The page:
Microsoft Tuesday announced it has filed a complaint against Nevada-based ERG Ventures, the same company the U.S. Federal Trade Commission took action against for secretly loading malevolent software onto millions of computers.
Microsoft said it is seeking monetary damages from defendants Timothy Taylor and others associated with ERG Ventures for allegedly distributing the "notorious spyware program" against which the FTC took legal action.
"We commend the FTC for exposing this spyware operation," said Scott Stein, senior attorney with the Internet Safety Enforcement team at Microsoft, in a prepared statement. "Microsoft was proud to provide technical assistance to the FTC and also to take legal action against one part of the operation targeted by the FTC."
In October in a legal filing made in the U.S. District Court in the District of Nevada, the FTC charged ERG Ventures and one of its affiliates with tricking consumers into downloading malevolent software by hiding its Media Motor program in "seemingly innocuous free software."
The FTC asserted that Media Motor silently activates itself and downloads intrusive malware that spies on the victim's PC, changes Web pages, degrades computer performance, and attacks and disables anti-spyware and anti-virus software. The U.S. District Court in Nevada supported the FTC complaint in ordering the shutdown of the operation.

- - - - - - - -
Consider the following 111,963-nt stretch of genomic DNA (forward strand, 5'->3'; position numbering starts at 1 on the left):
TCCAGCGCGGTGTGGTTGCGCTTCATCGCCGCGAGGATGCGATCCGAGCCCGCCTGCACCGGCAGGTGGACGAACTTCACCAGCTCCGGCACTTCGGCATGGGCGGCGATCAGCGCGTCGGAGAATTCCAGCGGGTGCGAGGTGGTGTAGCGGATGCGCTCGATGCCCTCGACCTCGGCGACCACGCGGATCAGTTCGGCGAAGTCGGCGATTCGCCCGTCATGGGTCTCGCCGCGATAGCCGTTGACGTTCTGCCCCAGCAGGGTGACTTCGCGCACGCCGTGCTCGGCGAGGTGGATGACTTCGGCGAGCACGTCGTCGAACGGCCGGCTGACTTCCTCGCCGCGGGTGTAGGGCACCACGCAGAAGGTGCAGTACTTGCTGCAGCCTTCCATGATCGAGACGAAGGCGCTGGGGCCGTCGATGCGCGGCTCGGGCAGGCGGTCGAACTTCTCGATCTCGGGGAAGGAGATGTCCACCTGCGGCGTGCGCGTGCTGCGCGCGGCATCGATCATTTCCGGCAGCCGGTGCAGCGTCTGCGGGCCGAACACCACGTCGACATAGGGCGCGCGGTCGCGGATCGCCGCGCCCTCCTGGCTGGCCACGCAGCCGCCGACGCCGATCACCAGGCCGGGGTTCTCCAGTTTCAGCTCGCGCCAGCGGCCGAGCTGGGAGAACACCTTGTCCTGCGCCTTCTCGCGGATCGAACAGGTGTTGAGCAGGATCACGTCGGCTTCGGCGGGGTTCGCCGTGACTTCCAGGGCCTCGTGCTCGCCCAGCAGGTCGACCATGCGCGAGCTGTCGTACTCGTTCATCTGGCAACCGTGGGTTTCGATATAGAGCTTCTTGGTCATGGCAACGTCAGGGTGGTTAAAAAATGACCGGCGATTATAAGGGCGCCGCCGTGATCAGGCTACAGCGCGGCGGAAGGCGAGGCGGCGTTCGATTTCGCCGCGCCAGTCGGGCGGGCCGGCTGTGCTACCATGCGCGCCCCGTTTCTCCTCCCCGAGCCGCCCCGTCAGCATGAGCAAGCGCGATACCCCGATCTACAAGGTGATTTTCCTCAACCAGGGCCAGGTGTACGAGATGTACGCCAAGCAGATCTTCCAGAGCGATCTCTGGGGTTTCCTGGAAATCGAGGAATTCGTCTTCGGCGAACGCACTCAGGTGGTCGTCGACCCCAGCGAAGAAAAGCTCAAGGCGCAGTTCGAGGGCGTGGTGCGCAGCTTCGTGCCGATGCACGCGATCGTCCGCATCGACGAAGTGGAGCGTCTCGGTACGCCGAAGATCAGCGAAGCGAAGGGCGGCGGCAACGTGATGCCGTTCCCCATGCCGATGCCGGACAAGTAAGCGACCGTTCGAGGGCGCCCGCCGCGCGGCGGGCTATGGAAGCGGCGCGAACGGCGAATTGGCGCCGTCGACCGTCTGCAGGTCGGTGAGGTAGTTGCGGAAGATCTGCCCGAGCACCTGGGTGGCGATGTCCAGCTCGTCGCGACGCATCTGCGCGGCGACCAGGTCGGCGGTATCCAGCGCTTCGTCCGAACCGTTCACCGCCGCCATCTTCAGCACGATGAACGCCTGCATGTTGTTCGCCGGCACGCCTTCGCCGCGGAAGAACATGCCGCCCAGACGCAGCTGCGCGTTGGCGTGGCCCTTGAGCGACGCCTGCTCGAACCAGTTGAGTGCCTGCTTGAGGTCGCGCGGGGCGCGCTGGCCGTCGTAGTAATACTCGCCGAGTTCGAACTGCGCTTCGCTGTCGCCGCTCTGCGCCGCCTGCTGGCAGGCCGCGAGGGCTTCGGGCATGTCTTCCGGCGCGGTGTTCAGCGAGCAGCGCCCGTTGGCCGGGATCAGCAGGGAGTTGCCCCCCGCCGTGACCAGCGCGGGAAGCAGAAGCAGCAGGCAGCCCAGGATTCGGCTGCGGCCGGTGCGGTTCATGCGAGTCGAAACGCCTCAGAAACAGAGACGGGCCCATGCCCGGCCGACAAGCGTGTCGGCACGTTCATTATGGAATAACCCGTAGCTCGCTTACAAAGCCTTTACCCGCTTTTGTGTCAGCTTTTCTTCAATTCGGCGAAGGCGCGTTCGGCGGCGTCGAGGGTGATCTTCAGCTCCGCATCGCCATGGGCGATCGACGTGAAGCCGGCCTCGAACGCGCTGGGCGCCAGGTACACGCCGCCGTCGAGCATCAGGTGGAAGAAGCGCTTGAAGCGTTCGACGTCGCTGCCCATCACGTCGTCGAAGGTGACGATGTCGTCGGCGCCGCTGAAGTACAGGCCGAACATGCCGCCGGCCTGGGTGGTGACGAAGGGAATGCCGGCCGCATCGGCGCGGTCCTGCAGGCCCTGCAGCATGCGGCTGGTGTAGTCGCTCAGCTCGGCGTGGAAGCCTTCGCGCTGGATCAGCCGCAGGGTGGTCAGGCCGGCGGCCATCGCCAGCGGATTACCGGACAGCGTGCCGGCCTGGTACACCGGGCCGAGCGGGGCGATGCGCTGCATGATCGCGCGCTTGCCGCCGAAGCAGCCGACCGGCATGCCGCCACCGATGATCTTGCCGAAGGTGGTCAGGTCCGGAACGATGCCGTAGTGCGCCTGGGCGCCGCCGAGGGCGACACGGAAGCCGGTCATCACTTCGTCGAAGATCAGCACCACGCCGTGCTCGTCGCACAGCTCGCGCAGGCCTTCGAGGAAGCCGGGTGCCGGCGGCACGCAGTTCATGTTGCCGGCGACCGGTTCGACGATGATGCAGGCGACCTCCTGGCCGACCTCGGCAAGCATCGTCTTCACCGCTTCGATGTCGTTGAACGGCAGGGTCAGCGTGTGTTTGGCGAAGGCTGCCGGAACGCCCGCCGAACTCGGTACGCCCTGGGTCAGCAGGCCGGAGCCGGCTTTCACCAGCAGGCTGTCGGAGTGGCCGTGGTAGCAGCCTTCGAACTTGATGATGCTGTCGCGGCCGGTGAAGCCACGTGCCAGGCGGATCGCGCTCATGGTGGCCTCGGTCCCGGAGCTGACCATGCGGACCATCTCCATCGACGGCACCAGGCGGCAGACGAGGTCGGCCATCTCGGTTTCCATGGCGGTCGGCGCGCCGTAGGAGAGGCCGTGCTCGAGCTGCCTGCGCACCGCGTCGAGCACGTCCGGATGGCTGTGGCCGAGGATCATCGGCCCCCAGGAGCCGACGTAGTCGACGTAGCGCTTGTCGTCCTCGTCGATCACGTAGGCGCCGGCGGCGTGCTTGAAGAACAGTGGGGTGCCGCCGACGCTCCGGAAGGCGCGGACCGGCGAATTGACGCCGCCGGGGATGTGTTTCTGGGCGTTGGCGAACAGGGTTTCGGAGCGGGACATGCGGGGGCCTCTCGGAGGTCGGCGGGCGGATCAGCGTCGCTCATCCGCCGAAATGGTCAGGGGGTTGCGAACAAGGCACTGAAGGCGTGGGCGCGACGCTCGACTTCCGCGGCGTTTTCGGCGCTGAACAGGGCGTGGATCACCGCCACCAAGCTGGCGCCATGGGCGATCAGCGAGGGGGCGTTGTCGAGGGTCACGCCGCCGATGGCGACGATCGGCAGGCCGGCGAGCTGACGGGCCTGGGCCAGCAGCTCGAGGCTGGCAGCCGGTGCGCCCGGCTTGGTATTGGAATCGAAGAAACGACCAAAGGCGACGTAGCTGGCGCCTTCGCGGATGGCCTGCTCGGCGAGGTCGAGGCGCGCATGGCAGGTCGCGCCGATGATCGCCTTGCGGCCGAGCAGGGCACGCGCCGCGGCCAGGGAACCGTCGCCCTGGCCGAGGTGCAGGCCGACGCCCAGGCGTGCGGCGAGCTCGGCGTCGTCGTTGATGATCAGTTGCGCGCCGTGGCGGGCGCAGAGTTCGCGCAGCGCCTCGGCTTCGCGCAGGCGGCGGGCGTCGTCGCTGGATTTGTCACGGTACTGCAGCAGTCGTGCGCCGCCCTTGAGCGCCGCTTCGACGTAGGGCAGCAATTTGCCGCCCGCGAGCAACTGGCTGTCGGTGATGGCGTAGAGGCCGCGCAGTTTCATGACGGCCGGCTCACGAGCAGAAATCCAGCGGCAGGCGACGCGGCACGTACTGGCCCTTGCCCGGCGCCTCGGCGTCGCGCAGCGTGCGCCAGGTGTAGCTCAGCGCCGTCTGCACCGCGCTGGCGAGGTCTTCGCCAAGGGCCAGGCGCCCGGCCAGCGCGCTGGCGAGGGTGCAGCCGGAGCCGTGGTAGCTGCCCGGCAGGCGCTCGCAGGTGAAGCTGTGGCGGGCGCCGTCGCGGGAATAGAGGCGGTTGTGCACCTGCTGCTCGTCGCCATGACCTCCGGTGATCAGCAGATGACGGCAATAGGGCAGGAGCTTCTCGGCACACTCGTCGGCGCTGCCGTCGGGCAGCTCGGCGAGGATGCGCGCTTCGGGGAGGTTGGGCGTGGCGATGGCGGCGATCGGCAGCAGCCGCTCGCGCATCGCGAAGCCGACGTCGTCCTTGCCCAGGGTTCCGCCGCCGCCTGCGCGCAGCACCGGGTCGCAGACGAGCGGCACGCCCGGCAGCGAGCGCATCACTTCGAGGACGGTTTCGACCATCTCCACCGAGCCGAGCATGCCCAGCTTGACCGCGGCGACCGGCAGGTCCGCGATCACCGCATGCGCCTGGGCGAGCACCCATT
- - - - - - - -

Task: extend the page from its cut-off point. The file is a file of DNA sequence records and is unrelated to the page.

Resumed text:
The FTC yesterday indicated it is also asking the court to permanently halt "these deceptive and unfair downloads, and to order the outfit to give up its ill-gotten gains."
The Microsoft lawsuit disclosed Tuesday alleges that Taylor and others used screen savers and "other seemingly benign programs" as Trojan-horse malware to surreptitiously install unwanted software on consumers' computers, specifically Microsoft Windows machines, and change users' Windows registry settings.
Microsoft said its research shows that the defendants' software installs even if users try to stop installation. Microsoft is seeking monetary damages from the defendants on the grounds that their installation practices violate the Washington Computer Spyware Act and the Washington Consumer Protection Act.
"These defendants were packaging a broad array of unwanted and intrusive programs with seemingly innocent programs," Stein said. "They didn't tell users about the numerous hidden programs that would be installed with the screen savers, and provided only an illusory option to stop installation."
Microsoft said it is taking this legal step following the successful FTC action in order to protect customers and "to do whatever we can to prevent this kind of practice."
The FTC's legal actions against ERG Ventures and its associates won plaudits from the Boston-based anti-spyware organization StopBadware.org.
The court's action supporting the FTC complaint against ERG ventures "is proof that consumers have an effective voice in the fight against badware," said John Palfrey, co-director of StopBadware,org and executive director of the Berkman Center for Internet & Society at Harvard Law School.
StopBadware.org last May issued a report on Team Taylor Made, an ERG affiliate, and provided information to the FTC regarding Team Taylor Made and its deceptive practices, said Palfrey.
Efforts to reach ERG Ventures were unsuccessful.